The ethics committee of Tehran and Isfahan University of Medical Sciences and the Ministry of Health and Ministry of Education approved the study. Participation in the study was voluntary. Study objectives and methods were explained to all participants, and written informed consent and oral assent were obtained from all parents and students, respectively. Participants completed the questionnaires in a private and quite place away from their parents, classmates and school staff. All questionnaires were completed anonymously.
Quantitative variables are expressed as mean (95% CI) and qualitative variables as percentages (95% CI). Analysis of variance (ANOVA) or χ2 tests were used to compare the psychiatric problems and violent behaviours according to SES categories. The association of SES categories with psychiatric problems and violent behaviours was evaluated using different logistic regression models. First we assessed a possible interaction of SES categories with psychiatric problems and violent behaviours across gender and living area in a logistic regression model, and due to lack of interaction we considered these variables (gender and living area) as confounders in the logistic regression model. In each logistic regression model, potential confounders were adjusted to control the confounding effect. Model I was a crude model (without adjustment); in model II, the association was adjusted for age, gender and living area; in model III, family size, PA, ST activity, smoking status, birth order and living with parents were additionally adjusted. Results obtained from the logistic regression model are presented as OR (95% CI).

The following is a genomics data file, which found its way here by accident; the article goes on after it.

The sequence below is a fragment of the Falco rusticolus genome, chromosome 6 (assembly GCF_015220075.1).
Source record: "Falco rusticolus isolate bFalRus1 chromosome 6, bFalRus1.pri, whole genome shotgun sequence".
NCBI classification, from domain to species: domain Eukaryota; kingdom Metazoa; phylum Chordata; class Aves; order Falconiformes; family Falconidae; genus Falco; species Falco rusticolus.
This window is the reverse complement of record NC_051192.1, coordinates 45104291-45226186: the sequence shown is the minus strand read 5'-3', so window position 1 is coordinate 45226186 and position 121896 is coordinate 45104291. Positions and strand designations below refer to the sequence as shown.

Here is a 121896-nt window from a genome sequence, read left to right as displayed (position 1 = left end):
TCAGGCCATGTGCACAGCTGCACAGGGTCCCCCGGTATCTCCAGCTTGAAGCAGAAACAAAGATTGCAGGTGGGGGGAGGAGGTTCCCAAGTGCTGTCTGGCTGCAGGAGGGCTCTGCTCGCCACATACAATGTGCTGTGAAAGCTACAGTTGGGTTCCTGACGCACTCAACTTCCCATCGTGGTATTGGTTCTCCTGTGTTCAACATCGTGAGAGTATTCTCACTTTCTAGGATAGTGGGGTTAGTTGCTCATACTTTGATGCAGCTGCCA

All statistical analyses were conducted based on survey data analysis methods. Data were analysed using the STATA package V.11.0 (Stata Statistical Software: Release 11. College Station, Texas, USA: StataCorp LP Package) and a p value <0.05 was considered significant.
Participants consisted of 13 486 children and adolescents out of 14 880 invited students (participation rate 90.6%), including 50.8% boys and 75.6% urban residents, with a mean age of 3.36±12.47 years. Baseline characteristics of the study population, stratified by living area, are presented in table 1.
In rural areas, 59.4% and 11.3% of students were in the low and high SES groups, respectively; in urban areas, the corresponding values was 24.9% and 40%, respectively. In contrast, the frequency of reporting symptoms of depression, feeling worthless, anger, getting worried, insomnia and anxiety was significantly higher in students living in urban areas than in their counterparts in rural areas. However, rates of bullying and physical fights were not significantly different. Self-reported smoking was higher in participants living in urban areas than in rural inhabitants (3% vs 1.2%); however, the passive smoking rate was not significantly different between urban and rural areas. Students in urban areas had a higher BMI (19.2 vs 17.5 kg/m2) and lower PA levels compared with those in rural areas.
Table 2 presents the association of psychiatric problems and violent behaviours with SES. With increasing SES, the prevalence of two variables of getting worried and confusion showed a linear decrease. The frequency of physical fights was significantly higher in the low and middle SES groups than in the high SES group. The relationship of SES with other psychiatric problems and violent behaviours was not statistically significant.